March is the month for waterfowl and one of the more uncommon waterfowl species at Montrose is Greater White-fronted Goose. We usually see them in early March or even late February if the weather is right. Sometimes large movements involving hundreds of birds occur, but a few dozen is more typical. For some reason, we saw only one White-fronted at Montrose in spring 2023, a flyover immature on March 26. This is a bit late but also a helpful reminder that birds don’t always behave like we expect them to. One interesting tidbit about White-fronted Geese is that hunters refer to them as specklebellies, an allusion to the prominent dark spotting and barring on the underparts of the adults.
I’ve decided not to post any more owl photos online, including this blog, social media, and eBird. Doing so only encourages others to photograph and possibly disturb them, and maybe even tip people off about their location. I made this decision after watching how photographers behaved towards the Long-eared Owls that wintered at Montrose in 2022/2023. Once word of these birds got out, photographers set up just feet from where the Long-eareds were roosting. This caused the owls to move to another, more secluded area or leave altogether. I admit that I’ve been part of the problem by posting my owl photos on the internet, but I won’t do it anymore. We’re not just birders and photographers. We’re also conservationists, and a decent consideration of the welfare of these birds should take precedence over the attention we get from posting our photos on Facebook and other platforms. The internet is full of owl photos. It doesn’t need more.
Few birds spark feelings of ecstacy the way Ross’s Gull does, so when one showed up at Park 566 on the south side of Chicago on March 11, 2023, it generated a lot of excitement in the birding community. Hordes of eager birders descended on Park 566 and Rainbow Beach to see what may be the rarity of the decade in Chicago. The Ross’s obliged and put on a show worthy of its status as one of the most sought after of North American birds. This is the fourth record of Ross’s Gull for Illinois, and the first record of an immature for the state. Many excellent photos are at the Park 566 eBird Hotspot.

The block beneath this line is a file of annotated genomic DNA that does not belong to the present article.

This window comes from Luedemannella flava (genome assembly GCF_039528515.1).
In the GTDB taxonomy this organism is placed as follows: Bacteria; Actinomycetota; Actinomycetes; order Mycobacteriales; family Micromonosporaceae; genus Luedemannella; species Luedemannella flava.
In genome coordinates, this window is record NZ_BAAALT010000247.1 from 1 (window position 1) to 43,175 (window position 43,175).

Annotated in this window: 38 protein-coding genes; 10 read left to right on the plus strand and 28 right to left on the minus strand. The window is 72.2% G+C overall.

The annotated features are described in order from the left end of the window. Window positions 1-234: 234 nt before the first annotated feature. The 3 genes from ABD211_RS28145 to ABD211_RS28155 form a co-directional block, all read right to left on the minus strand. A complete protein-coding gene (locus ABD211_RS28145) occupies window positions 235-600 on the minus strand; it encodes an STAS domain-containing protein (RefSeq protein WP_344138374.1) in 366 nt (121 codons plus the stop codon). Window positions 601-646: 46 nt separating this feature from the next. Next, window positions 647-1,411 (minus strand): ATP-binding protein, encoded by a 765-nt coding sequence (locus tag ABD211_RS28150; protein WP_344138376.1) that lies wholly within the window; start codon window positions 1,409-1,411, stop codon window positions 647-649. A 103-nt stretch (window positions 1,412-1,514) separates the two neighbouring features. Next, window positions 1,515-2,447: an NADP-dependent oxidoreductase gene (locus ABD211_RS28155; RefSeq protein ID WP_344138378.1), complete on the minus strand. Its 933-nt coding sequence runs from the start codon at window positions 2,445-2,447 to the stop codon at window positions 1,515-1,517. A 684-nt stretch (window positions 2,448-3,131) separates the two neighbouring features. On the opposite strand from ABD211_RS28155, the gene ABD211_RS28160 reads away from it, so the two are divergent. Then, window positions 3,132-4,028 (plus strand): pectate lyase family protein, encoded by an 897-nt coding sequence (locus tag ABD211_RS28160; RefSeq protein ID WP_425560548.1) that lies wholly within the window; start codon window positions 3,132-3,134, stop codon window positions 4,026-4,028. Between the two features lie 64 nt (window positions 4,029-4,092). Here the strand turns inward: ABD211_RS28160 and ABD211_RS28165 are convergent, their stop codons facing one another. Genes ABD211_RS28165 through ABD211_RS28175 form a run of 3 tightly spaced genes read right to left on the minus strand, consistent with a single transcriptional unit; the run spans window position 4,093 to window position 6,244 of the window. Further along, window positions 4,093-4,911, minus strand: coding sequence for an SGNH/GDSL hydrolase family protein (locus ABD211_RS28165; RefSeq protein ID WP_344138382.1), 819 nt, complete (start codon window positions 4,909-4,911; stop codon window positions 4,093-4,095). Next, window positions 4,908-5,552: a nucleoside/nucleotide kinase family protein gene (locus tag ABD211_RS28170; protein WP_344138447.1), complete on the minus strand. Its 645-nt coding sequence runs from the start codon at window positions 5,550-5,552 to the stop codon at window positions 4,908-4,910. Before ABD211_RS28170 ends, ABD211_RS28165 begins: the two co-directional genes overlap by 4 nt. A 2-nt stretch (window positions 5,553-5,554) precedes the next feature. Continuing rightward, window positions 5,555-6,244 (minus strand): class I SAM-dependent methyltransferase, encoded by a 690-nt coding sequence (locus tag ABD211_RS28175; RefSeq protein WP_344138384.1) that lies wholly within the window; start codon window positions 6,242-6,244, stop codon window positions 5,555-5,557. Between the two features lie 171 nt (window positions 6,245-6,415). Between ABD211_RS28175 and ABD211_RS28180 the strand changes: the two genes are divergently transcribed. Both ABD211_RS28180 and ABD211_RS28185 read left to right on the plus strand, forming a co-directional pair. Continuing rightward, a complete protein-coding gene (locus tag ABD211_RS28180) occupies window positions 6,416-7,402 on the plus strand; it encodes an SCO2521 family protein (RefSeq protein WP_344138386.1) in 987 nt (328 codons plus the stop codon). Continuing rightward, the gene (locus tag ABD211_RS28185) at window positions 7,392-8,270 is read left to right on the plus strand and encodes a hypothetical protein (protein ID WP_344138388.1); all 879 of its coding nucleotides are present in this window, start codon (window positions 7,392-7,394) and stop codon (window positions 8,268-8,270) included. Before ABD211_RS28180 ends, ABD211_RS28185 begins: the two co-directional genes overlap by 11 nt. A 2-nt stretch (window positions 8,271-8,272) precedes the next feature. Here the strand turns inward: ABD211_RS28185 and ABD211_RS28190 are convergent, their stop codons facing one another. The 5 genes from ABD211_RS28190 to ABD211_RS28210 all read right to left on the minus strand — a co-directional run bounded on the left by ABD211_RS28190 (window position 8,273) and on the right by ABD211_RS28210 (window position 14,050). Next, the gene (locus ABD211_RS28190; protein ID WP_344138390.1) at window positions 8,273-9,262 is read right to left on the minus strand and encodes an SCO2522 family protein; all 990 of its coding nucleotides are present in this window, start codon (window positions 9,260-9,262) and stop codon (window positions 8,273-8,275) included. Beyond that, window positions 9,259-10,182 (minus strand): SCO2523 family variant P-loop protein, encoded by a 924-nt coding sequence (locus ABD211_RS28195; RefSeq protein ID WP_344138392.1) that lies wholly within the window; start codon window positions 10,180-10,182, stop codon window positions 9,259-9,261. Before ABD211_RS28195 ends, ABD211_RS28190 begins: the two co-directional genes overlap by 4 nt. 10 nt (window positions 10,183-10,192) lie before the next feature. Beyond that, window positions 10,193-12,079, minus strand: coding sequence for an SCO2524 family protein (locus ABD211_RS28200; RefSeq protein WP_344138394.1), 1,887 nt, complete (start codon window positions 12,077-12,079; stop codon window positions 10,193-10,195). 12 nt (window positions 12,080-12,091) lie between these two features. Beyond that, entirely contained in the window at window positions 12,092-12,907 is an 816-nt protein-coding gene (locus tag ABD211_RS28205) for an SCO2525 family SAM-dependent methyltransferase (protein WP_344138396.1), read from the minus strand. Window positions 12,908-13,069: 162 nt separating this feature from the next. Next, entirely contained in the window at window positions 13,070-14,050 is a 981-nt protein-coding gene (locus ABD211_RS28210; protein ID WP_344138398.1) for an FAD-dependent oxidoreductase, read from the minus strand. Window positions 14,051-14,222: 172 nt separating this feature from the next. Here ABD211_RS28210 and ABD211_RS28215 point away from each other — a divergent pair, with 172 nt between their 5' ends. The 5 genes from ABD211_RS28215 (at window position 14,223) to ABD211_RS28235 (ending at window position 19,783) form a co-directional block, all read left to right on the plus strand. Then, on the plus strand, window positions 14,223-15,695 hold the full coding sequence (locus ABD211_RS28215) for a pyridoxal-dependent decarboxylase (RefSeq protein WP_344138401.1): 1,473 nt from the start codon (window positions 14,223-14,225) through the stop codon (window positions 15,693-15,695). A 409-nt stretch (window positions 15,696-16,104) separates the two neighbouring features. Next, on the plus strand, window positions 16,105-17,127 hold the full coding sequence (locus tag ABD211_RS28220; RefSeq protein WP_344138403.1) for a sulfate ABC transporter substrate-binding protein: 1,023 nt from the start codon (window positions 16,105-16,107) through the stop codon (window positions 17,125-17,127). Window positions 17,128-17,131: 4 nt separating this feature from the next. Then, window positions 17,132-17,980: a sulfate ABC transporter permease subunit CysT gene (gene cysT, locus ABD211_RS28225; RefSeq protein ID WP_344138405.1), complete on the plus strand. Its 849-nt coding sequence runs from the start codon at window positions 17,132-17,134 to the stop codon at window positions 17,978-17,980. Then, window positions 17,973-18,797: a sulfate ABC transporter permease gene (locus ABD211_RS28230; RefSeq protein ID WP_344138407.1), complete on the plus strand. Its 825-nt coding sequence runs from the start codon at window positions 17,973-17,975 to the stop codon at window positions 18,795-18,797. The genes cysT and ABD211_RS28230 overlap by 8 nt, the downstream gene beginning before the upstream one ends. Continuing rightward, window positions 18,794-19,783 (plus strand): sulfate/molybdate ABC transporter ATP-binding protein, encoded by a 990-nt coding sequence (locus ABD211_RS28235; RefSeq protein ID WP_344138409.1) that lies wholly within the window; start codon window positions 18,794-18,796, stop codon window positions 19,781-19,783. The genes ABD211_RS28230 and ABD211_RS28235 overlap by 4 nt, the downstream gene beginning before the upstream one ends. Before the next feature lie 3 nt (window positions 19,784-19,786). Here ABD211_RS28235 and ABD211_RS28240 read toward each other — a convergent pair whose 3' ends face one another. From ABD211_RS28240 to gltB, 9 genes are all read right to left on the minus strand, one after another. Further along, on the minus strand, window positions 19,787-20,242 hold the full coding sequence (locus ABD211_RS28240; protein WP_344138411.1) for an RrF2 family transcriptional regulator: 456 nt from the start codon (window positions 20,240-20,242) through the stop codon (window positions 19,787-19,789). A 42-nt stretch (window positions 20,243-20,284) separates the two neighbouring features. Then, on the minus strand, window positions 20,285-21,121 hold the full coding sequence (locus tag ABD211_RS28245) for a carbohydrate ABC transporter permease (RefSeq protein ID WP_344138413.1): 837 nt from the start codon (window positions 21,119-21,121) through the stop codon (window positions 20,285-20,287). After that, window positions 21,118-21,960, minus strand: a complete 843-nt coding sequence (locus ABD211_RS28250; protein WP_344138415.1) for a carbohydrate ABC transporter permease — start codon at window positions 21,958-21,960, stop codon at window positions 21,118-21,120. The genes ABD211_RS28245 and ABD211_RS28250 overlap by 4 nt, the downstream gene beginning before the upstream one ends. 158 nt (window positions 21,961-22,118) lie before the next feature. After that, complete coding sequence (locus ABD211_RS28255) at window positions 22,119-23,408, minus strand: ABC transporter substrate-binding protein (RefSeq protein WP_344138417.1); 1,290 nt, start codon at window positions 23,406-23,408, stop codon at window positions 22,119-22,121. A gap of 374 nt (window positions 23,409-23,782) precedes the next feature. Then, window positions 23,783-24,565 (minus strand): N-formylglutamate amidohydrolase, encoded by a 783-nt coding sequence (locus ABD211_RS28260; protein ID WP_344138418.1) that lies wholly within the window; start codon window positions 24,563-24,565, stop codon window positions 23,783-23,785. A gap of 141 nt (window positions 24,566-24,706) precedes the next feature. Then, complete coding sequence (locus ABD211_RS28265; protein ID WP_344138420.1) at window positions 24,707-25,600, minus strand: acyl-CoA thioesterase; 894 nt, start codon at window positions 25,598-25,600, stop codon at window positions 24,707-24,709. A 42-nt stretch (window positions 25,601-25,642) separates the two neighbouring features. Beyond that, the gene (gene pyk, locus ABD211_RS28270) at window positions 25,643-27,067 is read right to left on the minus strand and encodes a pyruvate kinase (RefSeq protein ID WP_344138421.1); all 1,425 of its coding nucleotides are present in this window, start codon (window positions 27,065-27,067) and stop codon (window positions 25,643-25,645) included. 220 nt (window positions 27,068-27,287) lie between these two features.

Ross’s Gulls at Montrose Point
Montrose has two confirmed Ross’s Gull sightings, the first from November 1978 and the second from March 2011. The 1978 record is the same bird first seen at Gillson Park along Lake Michigan in Wilmette, Illinois. This individual made its way south to Chicago, where it was observed at North Avenue Beach and again at Montrose. The 2011 record is of a well-photographed adult sitting on the fishing pier.
We’ll get a shot of milder air and south winds starting March 15 and lasting a couple days. At this point, Thursday, March 16 looks like the better day for birding. We should see an influx of typical early spring migrants, including Eastern Phoebe, American Woodcock, and Rusty Blackbird. As always, check the Montrose Point eBird Hotspot for recent sightings.
An impressive flight of dabbling and bay ducks took place on the morning of March 2. This flight included numbers of Northern Pintail, American Wigeon, Redheads, and Canvasbacks, the latter uncommon at Montrose. Most of these birds were flying north into a strong headwind. This seems counterintuitive but is typical behavior for migrating spring ducks along the western shore of Lake Michigan.